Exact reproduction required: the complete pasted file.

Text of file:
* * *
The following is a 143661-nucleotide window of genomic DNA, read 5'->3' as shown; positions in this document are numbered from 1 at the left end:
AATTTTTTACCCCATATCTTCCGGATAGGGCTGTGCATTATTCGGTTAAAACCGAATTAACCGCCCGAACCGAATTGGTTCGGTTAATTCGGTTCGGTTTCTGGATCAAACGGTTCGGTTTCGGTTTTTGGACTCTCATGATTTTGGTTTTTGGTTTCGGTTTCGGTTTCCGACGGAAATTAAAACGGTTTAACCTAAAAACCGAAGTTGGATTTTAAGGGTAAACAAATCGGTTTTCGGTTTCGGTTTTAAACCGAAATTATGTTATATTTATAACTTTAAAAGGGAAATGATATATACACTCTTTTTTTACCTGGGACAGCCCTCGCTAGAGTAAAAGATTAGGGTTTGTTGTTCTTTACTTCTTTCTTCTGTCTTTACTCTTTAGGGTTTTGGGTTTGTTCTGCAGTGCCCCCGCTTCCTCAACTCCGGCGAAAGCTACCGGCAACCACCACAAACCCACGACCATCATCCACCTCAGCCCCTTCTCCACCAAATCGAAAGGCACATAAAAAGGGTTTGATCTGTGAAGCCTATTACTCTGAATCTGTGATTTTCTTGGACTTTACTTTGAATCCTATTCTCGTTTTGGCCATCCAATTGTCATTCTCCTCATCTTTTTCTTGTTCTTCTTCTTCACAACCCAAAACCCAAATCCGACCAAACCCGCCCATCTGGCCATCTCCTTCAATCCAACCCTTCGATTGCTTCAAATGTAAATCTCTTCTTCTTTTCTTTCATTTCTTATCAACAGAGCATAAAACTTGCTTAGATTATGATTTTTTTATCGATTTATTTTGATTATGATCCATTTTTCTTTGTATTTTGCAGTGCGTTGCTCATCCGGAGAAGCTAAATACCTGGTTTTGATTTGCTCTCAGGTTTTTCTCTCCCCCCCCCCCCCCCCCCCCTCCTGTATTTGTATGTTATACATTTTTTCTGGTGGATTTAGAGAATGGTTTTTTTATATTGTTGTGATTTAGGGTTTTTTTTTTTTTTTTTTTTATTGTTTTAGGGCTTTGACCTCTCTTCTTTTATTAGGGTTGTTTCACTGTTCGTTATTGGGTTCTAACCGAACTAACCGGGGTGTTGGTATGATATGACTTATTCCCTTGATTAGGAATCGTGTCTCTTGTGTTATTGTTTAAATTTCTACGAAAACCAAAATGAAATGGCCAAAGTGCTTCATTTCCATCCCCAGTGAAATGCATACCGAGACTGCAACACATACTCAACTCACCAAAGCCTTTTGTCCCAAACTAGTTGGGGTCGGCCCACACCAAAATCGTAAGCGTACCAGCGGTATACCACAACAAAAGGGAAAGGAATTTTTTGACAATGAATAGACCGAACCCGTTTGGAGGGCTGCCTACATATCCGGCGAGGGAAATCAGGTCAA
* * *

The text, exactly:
The following is a 143661-nucleotide window of genomic DNA, read 5'->3' as shown; positions in this document are numbered from 1 at the left end:
AATTTTTTACCCCATATCTTCCGGATAGGGCTGTGCATTATTCGGTTAAAACCGAATTAACCGCCCGAACCGAATTGGTTCGGTTAATTCGGTTCGGTTTCTGGATCAAACGGTTCGGTTTCGGTTTTTGGACTCTCATGATTTTGGTTTTTGGTTTCGGTTTCGGTTTCCGACGGAAATTAAAACGGTTTAACCTAAAAACCGAAGTTGGATTTTAAGGGTAAACAAATCGGTTTTCGGTTTCGGTTTTAAACCGAAATTATGTTATATTTATAACTTTAAAAGGGAAATGATATATACACTCTTTTTTTACCTGGGACAGCCCTCGCTAGAGTAAAAGATTAGGGTTTGTTGTTCTTTACTTCTTTCTTCTGTCTTTACTCTTTAGGGTTTTGGGTTTGTTCTGCAGTGCCCCCGCTTCCTCAACTCCGGCGAAAGCTACCGGCAACCACCACAAACCCACGACCATCATCCACCTCAGCCCCTTCTCCACCAAATCGAAAGGCACATAAAAAGGGTTTGATCTGTGAAGCCTATTACTCTGAATCTGTGATTTTCTTGGACTTTACTTTGAATCCTATTCTCGTTTTGGCCATCCAATTGTCATTCTCCTCATCTTTTTCTTGTTCTTCTTCTTCACAACCCAAAACCCAAATCCGACCAAACCCGCCCATCTGGCCATCTCCTTCAATCCAACCCTTCGATTGCTTCAAATGTAAATCTCTTCTTCTTTTCTTTCATTTCTTATCAACAGAGCATAAAACTTGCTTAGATTATGATTTTTTTATCGATTTATTTTGATTATGATCCATTTTTCTTTGTATTTTGCAGTGCGTTGCTCATCCGGAGAAGCTAAATACCTGGTTTTGATTTGCTCTCAGGTTTTTCTCTCCCCCCCCCCCCCCCCCCCCTCCTGTATTTGTATGTTATACATTTTTTCTGGTGGATTTAGAGAATGGTTTTTTTATATTGTTGTGATTTAGGGTTTTTTTTTTTTTTTTTTTTATTGTTTTAGGGCTTTGACCTCTCTTCTTTTATTAGGGTTGTTTCACTGTTCGTTATTGGGTTCTAACCGAACTAACCGGGGTGTTGGTATGATATGACTTATTCCCTTGATTAGGAATCGTGTCTCTTGTGTTATTGTTTAAATTTCTACGAAAACCAAAATGAAATGGCCAAAGTGCTTCATTTCCATCCCCAGTGAAATGCATACCGAGACTGCAACACATACTCAACTCACCAAAGCCTTTTGTCCCAAACTAGTTGGGGTCGGCCCACACCAAAATCGTAAGCGTACCAGCGGTATACCACAACAAAAGGGAAAGGAATTTTTTGACAATGAATAGACCGAACCCGTTTGGAGGGCTGCCTACATATCCGGCGAGGGAAATCAGGTCAA